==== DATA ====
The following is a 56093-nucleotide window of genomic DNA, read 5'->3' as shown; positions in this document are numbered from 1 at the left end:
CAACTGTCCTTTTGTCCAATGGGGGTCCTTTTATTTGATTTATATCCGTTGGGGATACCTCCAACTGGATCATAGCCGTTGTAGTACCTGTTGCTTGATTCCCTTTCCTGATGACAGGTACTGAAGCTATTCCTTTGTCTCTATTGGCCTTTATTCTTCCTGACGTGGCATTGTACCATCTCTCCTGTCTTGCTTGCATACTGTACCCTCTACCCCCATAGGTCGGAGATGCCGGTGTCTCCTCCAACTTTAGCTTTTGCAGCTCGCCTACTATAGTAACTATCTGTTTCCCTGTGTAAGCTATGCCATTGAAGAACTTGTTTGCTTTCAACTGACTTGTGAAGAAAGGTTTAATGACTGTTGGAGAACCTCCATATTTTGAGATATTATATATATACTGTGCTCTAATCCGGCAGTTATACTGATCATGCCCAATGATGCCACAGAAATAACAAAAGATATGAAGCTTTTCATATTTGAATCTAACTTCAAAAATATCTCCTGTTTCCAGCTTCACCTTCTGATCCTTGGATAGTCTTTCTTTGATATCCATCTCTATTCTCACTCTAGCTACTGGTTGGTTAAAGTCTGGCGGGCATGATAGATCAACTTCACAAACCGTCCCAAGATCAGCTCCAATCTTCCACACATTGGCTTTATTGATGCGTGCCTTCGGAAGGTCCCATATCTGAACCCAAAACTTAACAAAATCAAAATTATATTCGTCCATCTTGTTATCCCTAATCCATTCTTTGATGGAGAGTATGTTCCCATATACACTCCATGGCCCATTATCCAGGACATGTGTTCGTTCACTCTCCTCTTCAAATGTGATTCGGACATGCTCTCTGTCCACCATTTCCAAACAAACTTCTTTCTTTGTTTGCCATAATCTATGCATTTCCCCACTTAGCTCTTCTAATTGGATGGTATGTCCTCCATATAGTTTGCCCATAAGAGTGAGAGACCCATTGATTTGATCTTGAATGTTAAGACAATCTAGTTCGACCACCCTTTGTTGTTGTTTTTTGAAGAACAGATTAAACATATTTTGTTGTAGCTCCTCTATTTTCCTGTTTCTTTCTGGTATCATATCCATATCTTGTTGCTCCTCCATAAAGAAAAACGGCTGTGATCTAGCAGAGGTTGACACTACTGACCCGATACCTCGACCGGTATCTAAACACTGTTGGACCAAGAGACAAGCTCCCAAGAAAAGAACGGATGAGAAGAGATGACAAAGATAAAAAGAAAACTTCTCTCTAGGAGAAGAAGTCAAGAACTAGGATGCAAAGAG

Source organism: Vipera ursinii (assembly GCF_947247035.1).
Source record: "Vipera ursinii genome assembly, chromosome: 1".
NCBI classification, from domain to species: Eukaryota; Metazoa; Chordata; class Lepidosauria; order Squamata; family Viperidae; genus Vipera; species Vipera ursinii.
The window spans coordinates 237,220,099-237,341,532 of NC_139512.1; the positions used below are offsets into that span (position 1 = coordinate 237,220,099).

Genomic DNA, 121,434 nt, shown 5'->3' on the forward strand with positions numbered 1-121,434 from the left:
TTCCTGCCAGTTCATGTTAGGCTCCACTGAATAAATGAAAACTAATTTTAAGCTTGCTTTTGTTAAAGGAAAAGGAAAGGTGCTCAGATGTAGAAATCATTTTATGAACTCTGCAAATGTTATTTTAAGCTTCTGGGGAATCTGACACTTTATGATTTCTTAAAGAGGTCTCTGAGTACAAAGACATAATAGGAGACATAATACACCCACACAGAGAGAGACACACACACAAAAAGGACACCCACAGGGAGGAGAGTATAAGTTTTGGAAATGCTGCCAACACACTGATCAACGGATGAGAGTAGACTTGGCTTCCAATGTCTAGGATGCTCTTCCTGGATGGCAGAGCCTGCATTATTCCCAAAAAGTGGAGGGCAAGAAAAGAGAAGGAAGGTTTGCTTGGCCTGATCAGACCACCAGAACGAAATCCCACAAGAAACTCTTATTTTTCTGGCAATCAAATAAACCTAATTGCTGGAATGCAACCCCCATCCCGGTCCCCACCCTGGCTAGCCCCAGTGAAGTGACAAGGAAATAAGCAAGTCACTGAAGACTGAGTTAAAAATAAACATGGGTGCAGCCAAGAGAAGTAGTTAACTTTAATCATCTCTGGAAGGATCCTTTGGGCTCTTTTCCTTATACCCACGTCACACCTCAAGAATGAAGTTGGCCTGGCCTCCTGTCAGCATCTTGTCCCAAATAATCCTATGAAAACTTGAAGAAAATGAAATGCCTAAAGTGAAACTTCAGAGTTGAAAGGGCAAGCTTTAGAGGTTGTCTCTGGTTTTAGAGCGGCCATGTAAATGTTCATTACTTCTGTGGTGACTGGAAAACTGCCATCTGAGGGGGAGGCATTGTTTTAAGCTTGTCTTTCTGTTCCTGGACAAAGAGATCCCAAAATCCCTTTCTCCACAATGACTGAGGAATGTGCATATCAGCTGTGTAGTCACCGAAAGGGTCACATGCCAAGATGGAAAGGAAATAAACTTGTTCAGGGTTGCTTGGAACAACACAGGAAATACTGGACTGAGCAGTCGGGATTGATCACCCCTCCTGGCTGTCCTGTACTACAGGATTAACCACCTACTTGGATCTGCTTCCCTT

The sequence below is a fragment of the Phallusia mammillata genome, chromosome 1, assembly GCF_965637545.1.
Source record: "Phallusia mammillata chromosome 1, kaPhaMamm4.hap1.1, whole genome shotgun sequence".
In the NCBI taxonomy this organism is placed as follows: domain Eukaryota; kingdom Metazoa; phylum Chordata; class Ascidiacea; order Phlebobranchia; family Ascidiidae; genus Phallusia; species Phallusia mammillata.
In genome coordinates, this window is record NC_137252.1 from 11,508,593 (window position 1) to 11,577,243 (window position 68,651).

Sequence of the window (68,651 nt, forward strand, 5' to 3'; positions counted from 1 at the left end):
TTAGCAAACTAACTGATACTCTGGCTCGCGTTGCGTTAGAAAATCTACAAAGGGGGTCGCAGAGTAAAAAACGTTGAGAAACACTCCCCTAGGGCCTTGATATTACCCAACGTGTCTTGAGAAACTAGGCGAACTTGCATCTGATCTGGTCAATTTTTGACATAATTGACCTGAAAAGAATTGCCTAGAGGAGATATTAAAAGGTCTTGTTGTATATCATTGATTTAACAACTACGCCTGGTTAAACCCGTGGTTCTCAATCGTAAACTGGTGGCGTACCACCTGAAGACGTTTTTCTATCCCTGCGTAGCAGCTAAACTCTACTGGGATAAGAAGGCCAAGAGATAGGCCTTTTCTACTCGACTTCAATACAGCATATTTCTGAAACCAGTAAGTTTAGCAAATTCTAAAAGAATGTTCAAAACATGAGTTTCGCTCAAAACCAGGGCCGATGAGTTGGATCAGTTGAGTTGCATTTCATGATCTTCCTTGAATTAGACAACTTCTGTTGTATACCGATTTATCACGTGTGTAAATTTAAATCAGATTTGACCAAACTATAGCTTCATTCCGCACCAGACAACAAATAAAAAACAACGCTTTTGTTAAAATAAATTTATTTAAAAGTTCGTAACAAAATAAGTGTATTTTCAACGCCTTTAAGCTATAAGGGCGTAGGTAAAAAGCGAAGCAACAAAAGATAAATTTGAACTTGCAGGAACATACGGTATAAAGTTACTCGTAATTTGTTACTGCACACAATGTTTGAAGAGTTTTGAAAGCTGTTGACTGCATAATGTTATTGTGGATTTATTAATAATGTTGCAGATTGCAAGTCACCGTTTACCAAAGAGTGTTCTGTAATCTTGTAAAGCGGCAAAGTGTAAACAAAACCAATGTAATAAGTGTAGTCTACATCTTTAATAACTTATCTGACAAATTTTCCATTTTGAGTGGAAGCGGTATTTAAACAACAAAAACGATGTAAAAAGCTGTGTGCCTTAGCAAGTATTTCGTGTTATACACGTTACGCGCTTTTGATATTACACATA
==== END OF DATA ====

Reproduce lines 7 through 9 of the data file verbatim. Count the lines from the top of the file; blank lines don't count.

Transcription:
Genomic DNA, 121,434 nt, shown 5'->3' on the forward strand with positions numbered 1-121,434 from the left:
TTCCTGCCAGTTCATGTTAGGCTCCACTGAATAAATGAAAACTAATTTTAAGCTTGCTTTTGTTAAAGGAAAAGGAAAGGTGCTCAGATGTAGAAATCATTTTATGAACTCTGCAAATGTTATTTTAAGCTTCTGGGGAATCTGACACTTTATGATTTCTTAAAGAGGTCTCTGAGTACAAAGACATAATAGGAGACATAATACACCCACACAGAGAGAGACACACACACAAAAAGGACACCCACAGGGAGGAGAGTATAAGTTTTGGAAATGCTGCCAACACACTGATCAACGGATGAGAGTAGACTTGGCTTCCAATGTCTAGGATGCTCTTCCTGGATGGCAGAGCCTGCATTATTCCCAAAAAGTGGAGGGCAAGAAAAGAGAAGGAAGGTTTGCTTGGCCTGATCAGACCACCAGAACGAAATCCCACAAGAAACTCTTATTTTTCTGGCAATCAAATAAACCTAATTGCTGGAATGCAACCCCCATCCCGGTCCCCACCCTGGCTAGCCCCAGTGAAGTGACAAGGAAATAAGCAAGTCACTGAAGACTGAGTTAAAAATAAACATGGGTGCAGCCAAGAGAAGTAGTTAACTTTAATCATCTCTGGAAGGATCCTTTGGGCTCTTTTCCTTATACCCACGTCACACCTCAAGAATGAAGTTGGCCTGGCCTCCTGTCAGCATCTTGTCCCAAATAATCCTATGAAAACTTGAAGAAAATGAAATGCCTAAAGTGAAACTTCAGAGTTGAAAGGGCAAGCTTTAGAGGTTGTCTCTGGTTTTAGAGCGGCCATGTAAATGTTCATTACTTCTGTGGTGACTGGAAAACTGCCATCTGAGGGGGAGGCATTGTTTTAAGCTTGTCTTTCTGTTCCTGGACAAAGAGATCCCAAAATCCCTTTCTCCACAATGACTGAGGAATGTGCATATCAGCTGTGTAGTCACCGAAAGGGTCACATGCCAAGATGGAAAGGAAATAAACTTGTTCAGGGTTGCTTGGAACAACACAGGAAATACTGGACTGAGCAGTCGGGATTGATCACCCCTCCTGGCTGTCCTGTACTACAGGATTAACCACCTACTTGGATCTGCTTCCCTT

The sequence below is a fragment of the Phallusia mammillata genome, chromosome 1, assembly GCF_965637545.1.